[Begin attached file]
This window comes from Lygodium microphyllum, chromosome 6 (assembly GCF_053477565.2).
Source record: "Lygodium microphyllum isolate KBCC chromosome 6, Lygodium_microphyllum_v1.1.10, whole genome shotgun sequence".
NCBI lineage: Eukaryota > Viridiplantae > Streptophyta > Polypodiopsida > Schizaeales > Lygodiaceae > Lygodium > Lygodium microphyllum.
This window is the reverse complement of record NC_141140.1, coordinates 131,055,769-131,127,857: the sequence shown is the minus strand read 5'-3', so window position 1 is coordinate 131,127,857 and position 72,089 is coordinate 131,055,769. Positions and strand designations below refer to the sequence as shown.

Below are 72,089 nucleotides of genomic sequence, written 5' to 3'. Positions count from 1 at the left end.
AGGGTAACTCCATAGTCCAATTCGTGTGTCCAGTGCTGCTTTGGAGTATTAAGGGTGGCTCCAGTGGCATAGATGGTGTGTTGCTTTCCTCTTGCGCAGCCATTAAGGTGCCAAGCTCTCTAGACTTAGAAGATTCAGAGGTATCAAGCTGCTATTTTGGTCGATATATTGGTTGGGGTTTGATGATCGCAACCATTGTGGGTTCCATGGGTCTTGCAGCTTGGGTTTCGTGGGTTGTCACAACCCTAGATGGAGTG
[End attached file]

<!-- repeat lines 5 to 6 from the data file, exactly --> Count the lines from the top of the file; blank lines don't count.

Below are 72,089 nucleotides of genomic sequence, written 5' to 3'. Positions count from 1 at the left end.
AGGGTAACTCCATAGTCCAATTCGTGTGTCCAGTGCTGCTTTGGAGTATTAAGGGTGGCTCCAGTGGCATAGATGGTGTGTTGCTTTCCTCTTGCGCAGCCATTAAGGTGCCAAGCTCTCTAGACTTAGAAGATTCAGAGGTATCAAGCTGCTATTTTGGTCGATATATTGGTTGGGGTTTGATGATCGCAACCATTGTGGGTTCCATGGGTCTTGCAGCTTGGGTTTCGTGGGTTGTCACAACCCTAGATGGAGTG